We won’t see the broadband labels in practice until at least next summer – but I’m expecting an uproar after folks see what ISPs say about prices and speeds.

Regulation - What is it Good For?

FCC Proposes Broadband Labels

The FCC recently issued a Notice of Proposed Rulemaking (NPRM) in CG Docket No. 22-2 that asks questions related to the requirement that ISPs provide broadband labels. This new requirement was created by the Investment Infrastructure Investment and Jobs Act. The Act requires that ISPs must display broadband consumer labels and disclose information to consumers about broadband service plans.

The FCC has taken the directive from Congress and turned it into a proposed set of regulations. ISPs and consumers will have a short 30-day window to file comments on the FCC’s suggested rules. Note that for most NPRMs, the final rules largely follow the proposed rules unless the industry makes a compelling case in comments that sway’s the FCC’s thinking.

Following are a few key aspects of the proposed new regulations:

  • This would apply seemingly to all ISPs – those that deliver broadband through wired or wireless connections. I assume that wireless includes satellite ISPs.
  • The disclosures of broadband information to customers would be summarized in a broadband label similar to ones used for food products. The FCC contemplated labels in 2016 as part of the order that required net neutrality, but when net neutrality was killed, the label requirement was also killed. The FCC is proposing using the same labels that were created in 2016.
  • The labels include a detailed description of the broadband product. ISPs must report broadband speeds. ISPs must report prices, and if a customer has a promotional price they must disclose when that price will expire and the regular price that will be charged. ISPs have to include information on data caps or any other restrictions on broadband usage. ISPs also must disclose network management practices and disclose latency and jitter.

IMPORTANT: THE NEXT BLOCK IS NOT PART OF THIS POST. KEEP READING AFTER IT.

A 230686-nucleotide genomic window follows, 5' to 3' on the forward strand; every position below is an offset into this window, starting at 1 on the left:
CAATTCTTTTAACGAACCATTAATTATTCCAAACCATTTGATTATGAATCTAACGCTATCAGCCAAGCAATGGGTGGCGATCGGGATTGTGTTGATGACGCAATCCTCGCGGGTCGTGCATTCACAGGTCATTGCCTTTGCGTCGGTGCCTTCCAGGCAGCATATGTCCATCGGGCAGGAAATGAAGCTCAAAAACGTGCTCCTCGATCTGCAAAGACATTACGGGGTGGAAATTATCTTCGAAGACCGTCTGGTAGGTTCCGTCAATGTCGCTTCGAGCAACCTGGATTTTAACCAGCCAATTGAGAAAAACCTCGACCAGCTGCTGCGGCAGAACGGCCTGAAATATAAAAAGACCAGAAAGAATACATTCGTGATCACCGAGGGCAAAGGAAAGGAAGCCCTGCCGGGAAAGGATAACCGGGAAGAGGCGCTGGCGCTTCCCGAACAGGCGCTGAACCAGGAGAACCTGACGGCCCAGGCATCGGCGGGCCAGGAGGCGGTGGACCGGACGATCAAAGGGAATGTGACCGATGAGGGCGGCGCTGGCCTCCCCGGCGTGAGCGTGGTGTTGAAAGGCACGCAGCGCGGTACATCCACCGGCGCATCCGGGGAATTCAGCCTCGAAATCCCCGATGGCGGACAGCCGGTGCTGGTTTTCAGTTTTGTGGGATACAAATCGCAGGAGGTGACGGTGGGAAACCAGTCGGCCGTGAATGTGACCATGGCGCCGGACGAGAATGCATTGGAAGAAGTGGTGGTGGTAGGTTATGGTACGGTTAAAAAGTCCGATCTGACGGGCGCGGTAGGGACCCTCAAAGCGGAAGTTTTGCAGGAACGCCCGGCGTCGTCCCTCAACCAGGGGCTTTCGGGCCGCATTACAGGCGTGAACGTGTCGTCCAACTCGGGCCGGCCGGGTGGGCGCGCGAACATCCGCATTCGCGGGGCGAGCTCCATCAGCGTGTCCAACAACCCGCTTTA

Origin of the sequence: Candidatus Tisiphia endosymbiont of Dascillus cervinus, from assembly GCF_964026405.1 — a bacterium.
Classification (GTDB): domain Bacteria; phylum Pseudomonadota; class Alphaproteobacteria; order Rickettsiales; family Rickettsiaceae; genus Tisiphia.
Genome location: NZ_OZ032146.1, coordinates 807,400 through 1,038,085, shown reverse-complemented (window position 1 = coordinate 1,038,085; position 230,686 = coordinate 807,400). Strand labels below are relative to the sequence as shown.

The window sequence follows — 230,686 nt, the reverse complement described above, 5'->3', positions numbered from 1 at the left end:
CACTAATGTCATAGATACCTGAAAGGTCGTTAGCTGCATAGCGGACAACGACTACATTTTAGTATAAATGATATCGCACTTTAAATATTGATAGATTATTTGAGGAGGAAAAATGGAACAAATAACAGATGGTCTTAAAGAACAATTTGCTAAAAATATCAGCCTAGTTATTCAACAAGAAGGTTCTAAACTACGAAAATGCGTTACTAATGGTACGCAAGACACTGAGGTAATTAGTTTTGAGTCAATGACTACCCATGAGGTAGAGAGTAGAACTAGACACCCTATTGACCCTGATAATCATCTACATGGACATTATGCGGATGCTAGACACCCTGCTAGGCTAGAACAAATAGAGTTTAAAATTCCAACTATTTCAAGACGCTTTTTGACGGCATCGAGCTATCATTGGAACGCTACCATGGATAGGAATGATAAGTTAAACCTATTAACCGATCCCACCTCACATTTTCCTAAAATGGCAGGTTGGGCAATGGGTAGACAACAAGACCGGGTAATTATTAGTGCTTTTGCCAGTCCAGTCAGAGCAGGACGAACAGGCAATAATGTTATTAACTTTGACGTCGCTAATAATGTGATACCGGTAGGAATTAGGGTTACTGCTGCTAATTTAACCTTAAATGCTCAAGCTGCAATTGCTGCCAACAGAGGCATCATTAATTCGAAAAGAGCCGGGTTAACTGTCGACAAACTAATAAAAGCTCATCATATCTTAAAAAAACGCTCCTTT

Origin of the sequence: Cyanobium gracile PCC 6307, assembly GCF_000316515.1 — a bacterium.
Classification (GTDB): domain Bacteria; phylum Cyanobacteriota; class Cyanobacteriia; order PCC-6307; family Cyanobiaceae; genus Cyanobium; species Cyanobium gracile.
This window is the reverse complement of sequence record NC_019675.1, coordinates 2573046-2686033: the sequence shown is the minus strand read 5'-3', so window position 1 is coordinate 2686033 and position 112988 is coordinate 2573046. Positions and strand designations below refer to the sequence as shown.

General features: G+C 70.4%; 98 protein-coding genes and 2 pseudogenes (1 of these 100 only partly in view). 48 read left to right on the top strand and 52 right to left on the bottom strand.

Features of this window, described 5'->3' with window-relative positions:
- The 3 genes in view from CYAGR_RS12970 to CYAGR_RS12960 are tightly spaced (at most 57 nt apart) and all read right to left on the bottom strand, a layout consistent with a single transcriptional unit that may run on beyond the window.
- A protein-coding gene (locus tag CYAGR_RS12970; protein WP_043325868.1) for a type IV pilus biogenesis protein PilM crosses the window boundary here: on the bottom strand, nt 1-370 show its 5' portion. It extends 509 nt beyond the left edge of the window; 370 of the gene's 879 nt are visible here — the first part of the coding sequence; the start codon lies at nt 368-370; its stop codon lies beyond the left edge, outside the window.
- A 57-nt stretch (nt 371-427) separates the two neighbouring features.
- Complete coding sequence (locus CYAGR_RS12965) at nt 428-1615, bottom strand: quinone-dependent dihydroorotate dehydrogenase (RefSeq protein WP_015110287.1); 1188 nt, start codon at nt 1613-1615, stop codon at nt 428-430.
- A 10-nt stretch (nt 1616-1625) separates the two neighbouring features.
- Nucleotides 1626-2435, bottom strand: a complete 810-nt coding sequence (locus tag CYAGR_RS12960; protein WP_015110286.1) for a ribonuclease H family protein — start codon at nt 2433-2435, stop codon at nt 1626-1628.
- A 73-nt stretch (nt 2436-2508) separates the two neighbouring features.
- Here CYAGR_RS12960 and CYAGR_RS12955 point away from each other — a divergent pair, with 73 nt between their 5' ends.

The NPRM asks how the FCC will be able to judge the accuracy of labels. To me, this is the key question in the docket, and there is no easy answer. Many ISPs are not going to want to tell the truth about their products since the labels allow for easy side-by-side comparison between competitors. Probably an even more important question is how the FCC can enforce accuracy and how the agency might discipline ISPs that won’t disclose accurate labels. Food manufacturers that lie on the label can be forced from the market, but it’s not that easy to discipline ISPs, except perhaps with monetary damages. Remember that for now, this FCC has little direct authority over ISPs. The FCC will be in charge of these labels, but the agency doesn’t regulate much else related to broadband.

If done accurately, the labels should allow a consumer to quickly identify the difference between two ISPs. This has to scare any ISP competing against a fiber network. The fiber network will show symmetrical speeds, lower latency, and likely pricing with no gotchas. I have to think that cable companies, DSL providers, and some WISPs do not want these labels.

There are a lot of practical concerns about the labels. How does an ISP report on a technology that doesn’t deliver the same broadband speeds and quality everywhere in a market? DSL speeds vary from customer to customer, and even a next-door neighbor can have a drastically different DSL experience. Will a big telco that is still reporting rural DSL speeds of 25/3 Mbps come clean with customers on the actual expected speed?

Most people probably don’t realize it, but the speeds delivered by many cable companies can also differ significantly from neighborhood to neighborhood. In most cities, we find some neighborhoods where a cable company has a clean network that nails the desired speeds and latency. But just blocks away might be a neighborhood with network problems that the cable company has not addressed where speeds are far lower than expected. Are cable companies going to reveal this to customers in the neighborhoods with poor performance? I’ll be shocked if they do.